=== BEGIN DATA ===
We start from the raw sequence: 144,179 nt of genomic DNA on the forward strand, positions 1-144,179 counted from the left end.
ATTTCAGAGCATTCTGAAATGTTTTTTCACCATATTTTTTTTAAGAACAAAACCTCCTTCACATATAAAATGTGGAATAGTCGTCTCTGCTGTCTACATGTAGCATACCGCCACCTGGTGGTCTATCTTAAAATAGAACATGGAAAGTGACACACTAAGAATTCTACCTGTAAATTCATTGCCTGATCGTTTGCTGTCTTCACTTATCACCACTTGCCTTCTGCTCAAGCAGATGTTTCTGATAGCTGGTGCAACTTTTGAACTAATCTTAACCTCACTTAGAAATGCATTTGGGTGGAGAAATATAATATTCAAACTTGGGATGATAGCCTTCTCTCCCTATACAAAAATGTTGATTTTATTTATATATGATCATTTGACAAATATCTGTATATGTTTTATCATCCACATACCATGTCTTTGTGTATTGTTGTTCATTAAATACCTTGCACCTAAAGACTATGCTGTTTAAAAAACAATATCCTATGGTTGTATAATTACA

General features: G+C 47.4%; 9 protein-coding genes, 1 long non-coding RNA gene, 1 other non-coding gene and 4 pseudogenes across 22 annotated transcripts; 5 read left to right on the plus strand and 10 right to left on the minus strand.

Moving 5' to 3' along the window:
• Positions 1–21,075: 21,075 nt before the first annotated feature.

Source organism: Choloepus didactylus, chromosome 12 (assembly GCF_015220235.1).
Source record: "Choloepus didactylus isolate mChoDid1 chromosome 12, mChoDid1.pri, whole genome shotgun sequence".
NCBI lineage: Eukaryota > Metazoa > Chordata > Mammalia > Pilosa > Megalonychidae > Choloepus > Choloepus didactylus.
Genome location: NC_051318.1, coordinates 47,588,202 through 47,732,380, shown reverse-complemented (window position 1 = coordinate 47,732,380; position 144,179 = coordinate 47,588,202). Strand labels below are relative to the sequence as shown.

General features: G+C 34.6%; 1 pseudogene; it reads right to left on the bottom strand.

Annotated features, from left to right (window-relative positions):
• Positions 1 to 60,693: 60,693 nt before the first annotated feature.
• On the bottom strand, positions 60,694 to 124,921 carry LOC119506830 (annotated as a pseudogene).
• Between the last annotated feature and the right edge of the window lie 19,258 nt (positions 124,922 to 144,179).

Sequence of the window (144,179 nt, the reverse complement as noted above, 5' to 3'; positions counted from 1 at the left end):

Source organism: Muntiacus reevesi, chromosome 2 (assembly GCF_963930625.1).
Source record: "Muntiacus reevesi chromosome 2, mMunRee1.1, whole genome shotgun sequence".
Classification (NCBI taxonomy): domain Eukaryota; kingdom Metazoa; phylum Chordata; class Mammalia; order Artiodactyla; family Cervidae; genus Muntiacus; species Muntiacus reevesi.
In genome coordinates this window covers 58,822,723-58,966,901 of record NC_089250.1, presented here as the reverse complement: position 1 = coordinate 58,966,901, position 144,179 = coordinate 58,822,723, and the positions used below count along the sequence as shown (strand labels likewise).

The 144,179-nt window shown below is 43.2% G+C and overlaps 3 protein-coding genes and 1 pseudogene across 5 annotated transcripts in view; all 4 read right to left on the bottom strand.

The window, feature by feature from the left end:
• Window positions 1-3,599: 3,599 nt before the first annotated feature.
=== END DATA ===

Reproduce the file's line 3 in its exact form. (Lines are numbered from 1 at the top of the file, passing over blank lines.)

General features: G+C 47.4%; 9 protein-coding genes, 1 long non-coding RNA gene, 1 other non-coding gene and 4 pseudogenes across 22 annotated transcripts; 5 read left to right on the plus strand and 10 right to left on the minus strand.